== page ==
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Sarah Dwight


Edging towards digital

Edging towards digital


The pandemic has highlighted the need for secure digital signings and identity checks, explains Sarah Dwight

Conveyancing firms were faced with many challenges when the country went into lockdown on 23 March. Not only did the initial government guidance say people should work from home – but people could still move house. 

Those conveyancing firms where staff already worked from home, or had case management systems in place so that staff could work from home as needed, could continue to provide services with a minimum of interruption.  

Firms worked hard to get their staff set up to work from home in compliance with the guidance, but many were office-based and so it was harder for those firms to set up teams of staff working from their own homes. 

Alongside these practical issues, some people had already exchanged contracts and completion was imminent. However, the law allows little if any room for manoeuvre once an exchange of contracts has taken place. The standard contractual position is that the person who can complete can serve notice on the defaulting party by giving ten working days in which completion should take place. 

The deposit is instantly forfeitable and interest would accrue on the purchase price until completion takes place. It was hoped that the parties would work together to try to agree a new completion date, but this was difficult considering that although solicitors were ‘still open for business’, removal companies and estate agents were not.  

If contracts had not been exchanged, it was possible to include a clause in the contract to cover the issue of a potential delay due to covid-19; but this would need to be adopted by all parties in the chain as it was important that the risk was shared between all parties. 

And while all this was happening, there were also questions about signing documents, identity checks and other matters that conveyancers deal with as a matter of course in normal times.   

When the market reopened, the Law Society issued further guidance and information for conveyancers, to enable sales and purchases to be carried out safely while social distancing measures were eased – or increased – in line with government guidance.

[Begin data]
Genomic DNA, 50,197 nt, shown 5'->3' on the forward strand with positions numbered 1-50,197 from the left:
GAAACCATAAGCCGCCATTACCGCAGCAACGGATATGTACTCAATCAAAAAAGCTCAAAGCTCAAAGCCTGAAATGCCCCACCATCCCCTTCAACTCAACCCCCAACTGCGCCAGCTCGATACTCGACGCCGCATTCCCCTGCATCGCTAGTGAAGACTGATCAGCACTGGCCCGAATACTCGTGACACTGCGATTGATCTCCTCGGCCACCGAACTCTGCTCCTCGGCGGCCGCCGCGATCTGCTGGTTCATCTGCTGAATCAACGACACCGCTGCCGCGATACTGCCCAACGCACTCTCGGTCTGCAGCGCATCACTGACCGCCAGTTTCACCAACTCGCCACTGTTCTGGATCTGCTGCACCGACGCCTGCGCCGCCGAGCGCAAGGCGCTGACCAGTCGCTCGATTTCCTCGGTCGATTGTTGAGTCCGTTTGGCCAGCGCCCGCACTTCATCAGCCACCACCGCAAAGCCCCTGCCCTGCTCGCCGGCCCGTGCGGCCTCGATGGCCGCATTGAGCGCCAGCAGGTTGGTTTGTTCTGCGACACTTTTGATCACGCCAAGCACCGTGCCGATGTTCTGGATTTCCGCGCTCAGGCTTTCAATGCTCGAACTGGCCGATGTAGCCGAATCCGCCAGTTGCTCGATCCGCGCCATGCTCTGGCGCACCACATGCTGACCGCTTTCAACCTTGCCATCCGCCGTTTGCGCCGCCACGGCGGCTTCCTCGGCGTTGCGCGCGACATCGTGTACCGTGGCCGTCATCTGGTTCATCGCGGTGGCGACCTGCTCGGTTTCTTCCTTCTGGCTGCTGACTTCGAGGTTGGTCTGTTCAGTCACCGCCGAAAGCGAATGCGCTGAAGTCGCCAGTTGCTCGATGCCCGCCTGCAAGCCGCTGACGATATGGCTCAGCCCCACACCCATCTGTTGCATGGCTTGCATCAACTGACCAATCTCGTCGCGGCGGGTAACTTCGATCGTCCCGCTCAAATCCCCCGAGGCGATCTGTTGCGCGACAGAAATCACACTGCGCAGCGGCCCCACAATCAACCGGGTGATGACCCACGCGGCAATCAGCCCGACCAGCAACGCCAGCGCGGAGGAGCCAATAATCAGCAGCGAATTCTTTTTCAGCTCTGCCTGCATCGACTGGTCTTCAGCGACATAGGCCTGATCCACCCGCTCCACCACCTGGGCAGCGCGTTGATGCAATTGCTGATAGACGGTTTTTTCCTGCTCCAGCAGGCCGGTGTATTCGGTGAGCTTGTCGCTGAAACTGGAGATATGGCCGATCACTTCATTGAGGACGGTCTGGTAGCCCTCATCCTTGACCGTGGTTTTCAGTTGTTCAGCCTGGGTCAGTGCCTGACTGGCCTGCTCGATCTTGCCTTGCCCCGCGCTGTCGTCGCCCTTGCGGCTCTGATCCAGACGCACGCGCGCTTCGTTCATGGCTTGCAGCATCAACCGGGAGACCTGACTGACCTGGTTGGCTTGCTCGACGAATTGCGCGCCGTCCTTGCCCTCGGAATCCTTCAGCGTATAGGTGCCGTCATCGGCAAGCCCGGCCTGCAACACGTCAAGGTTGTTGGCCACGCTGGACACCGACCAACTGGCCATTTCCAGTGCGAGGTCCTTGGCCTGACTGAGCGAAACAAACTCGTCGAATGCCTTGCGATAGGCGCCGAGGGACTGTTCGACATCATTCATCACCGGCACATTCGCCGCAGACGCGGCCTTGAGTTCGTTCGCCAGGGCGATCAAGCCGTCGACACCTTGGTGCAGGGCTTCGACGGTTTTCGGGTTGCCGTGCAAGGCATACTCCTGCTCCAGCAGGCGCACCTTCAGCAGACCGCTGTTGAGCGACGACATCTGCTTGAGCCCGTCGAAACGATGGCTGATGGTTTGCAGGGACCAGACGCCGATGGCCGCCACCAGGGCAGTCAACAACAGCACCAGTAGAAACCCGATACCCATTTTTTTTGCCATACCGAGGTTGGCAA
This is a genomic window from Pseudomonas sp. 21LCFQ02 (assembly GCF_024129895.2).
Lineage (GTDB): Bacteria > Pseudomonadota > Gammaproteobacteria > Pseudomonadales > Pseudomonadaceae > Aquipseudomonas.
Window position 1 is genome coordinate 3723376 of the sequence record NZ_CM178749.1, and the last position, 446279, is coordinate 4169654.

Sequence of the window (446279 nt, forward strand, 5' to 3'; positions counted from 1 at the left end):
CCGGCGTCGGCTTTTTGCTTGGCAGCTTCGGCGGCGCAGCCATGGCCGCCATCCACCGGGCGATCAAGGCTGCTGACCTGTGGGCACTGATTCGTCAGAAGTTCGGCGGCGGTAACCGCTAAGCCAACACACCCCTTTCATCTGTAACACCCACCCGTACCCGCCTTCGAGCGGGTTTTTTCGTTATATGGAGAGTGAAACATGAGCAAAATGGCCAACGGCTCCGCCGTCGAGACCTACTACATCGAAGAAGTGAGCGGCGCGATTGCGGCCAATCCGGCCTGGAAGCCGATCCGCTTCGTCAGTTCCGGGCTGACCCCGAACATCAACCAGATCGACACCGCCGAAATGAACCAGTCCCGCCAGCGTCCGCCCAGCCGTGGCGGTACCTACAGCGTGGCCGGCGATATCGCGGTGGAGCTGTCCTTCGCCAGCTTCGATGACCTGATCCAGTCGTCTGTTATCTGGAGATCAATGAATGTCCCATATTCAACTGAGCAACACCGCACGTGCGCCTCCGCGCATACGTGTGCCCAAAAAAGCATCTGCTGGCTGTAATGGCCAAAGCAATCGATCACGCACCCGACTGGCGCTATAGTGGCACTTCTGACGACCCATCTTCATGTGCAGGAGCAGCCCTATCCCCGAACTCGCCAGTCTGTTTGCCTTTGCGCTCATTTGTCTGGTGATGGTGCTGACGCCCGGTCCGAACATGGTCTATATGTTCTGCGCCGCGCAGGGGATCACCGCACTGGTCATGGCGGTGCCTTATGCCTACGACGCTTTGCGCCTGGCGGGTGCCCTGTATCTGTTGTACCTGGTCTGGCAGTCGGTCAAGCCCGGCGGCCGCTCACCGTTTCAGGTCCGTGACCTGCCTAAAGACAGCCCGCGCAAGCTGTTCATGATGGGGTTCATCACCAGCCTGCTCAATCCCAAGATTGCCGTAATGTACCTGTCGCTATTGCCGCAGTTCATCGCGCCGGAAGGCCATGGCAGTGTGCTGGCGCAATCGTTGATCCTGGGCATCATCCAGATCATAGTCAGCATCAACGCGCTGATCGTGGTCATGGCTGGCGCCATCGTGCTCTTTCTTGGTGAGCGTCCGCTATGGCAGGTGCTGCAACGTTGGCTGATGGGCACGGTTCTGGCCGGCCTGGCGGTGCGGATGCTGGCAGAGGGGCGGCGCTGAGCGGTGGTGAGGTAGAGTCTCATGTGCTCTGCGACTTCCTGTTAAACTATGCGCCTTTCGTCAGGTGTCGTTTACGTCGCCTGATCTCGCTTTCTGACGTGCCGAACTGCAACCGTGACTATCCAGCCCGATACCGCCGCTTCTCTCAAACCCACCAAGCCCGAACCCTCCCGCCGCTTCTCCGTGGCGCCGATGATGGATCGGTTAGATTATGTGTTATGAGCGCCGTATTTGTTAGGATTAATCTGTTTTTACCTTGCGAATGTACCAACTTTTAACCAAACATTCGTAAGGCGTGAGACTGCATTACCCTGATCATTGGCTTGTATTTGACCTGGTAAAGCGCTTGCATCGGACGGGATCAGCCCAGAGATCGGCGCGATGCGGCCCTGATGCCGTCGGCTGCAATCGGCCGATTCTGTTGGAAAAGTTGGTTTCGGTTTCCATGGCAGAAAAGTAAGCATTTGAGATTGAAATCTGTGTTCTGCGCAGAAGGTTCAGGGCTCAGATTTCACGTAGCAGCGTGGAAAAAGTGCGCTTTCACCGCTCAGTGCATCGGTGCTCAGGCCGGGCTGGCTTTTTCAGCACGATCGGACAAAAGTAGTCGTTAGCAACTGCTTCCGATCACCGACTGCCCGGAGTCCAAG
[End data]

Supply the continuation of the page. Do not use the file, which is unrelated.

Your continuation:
There is extensive guidance for conveyancers and clients, all of which is useful reading. There is also cross-industry guidance which considers the matters estate agents should consider when marketing properties and carrying out viewings; what surveyors should ask before carrying out a viewing, such as leaving loft hatches open; and what removal companies should be doing.  

Social distancing is one of the most important considerations for all the professionals involved in the house-moving process but
it is easier for some than others, for example, it’s difficult for two removal men to
maintain social distancing while moving a washing machine. But what about conveyancers and the other challenges we’re now facing?

The government has recently indicated that people should go back to their offices where possible. The Law Society has produced excellent guidance about returning to work entitled Safe Return To The Office: Toolkit For Firms. This covers many aspects firms should consider when returning their staff to work in their offices, including advice on what should be done if there is a covid-19 outbreak in the office.

There is also advice and guidance for firms once they have asked the simple question whether clients can come into the office. The guidance states: “If possible, meetings with clients should be conducted remotely.”